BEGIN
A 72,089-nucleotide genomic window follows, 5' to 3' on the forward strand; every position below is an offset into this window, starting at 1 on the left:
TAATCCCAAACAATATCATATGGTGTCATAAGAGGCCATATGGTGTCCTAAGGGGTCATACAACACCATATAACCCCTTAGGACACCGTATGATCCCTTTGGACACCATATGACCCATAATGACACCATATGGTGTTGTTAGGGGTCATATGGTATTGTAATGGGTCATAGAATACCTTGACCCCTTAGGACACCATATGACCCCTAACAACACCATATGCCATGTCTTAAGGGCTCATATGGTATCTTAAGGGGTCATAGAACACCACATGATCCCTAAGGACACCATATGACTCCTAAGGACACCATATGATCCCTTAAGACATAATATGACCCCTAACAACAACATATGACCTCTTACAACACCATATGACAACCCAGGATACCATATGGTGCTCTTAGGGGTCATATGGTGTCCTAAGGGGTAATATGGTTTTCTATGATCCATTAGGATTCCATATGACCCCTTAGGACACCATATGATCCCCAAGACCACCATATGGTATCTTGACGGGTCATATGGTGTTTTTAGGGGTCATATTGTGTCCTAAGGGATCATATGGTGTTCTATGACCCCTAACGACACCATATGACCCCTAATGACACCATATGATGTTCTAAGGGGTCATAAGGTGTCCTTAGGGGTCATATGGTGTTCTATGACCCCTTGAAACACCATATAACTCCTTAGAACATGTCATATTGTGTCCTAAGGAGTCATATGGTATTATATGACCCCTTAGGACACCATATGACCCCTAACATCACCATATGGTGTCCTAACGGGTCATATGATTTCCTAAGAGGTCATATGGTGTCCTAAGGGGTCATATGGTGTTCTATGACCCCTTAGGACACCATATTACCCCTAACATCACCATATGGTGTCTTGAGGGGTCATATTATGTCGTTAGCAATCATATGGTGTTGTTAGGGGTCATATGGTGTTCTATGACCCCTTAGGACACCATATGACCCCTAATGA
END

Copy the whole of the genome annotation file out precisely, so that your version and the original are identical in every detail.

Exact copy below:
A 72,089-nucleotide genomic window follows, 5' to 3' on the forward strand; every position below is an offset into this window, starting at 1 on the left:
TAATCCCAAACAATATCATATGGTGTCATAAGAGGCCATATGGTGTCCTAAGGGGTCATACAACACCATATAACCCCTTAGGACACCGTATGATCCCTTTGGACACCATATGACCCATAATGACACCATATGGTGTTGTTAGGGGTCATATGGTATTGTAATGGGTCATAGAATACCTTGACCCCTTAGGACACCATATGACCCCTAACAACACCATATGCCATGTCTTAAGGGCTCATATGGTATCTTAAGGGGTCATAGAACACCACATGATCCCTAAGGACACCATATGACTCCTAAGGACACCATATGATCCCTTAAGACATAATATGACCCCTAACAACAACATATGACCTCTTACAACACCATATGACAACCCAGGATACCATATGGTGCTCTTAGGGGTCATATGGTGTCCTAAGGGGTAATATGGTTTTCTATGATCCATTAGGATTCCATATGACCCCTTAGGACACCATATGATCCCCAAGACCACCATATGGTATCTTGACGGGTCATATGGTGTTTTTAGGGGTCATATTGTGTCCTAAGGGATCATATGGTGTTCTATGACCCCTAACGACACCATATGACCCCTAATGACACCATATGATGTTCTAAGGGGTCATAAGGTGTCCTTAGGGGTCATATGGTGTTCTATGACCCCTTGAAACACCATATAACTCCTTAGAACATGTCATATTGTGTCCTAAGGAGTCATATGGTATTATATGACCCCTTAGGACACCATATGACCCCTAACATCACCATATGGTGTCCTAACGGGTCATATGATTTCCTAAGAGGTCATATGGTGTCCTAAGGGGTCATATGGTGTTCTATGACCCCTTAGGACACCATATTACCCCTAACATCACCATATGGTGTCTTGAGGGGTCATATTATGTCGTTAGCAATCATATGGTGTTGTTAGGGGTCATATGGTGTTCTATGACCCCTTAGGACACCATATGACCCCTAATGA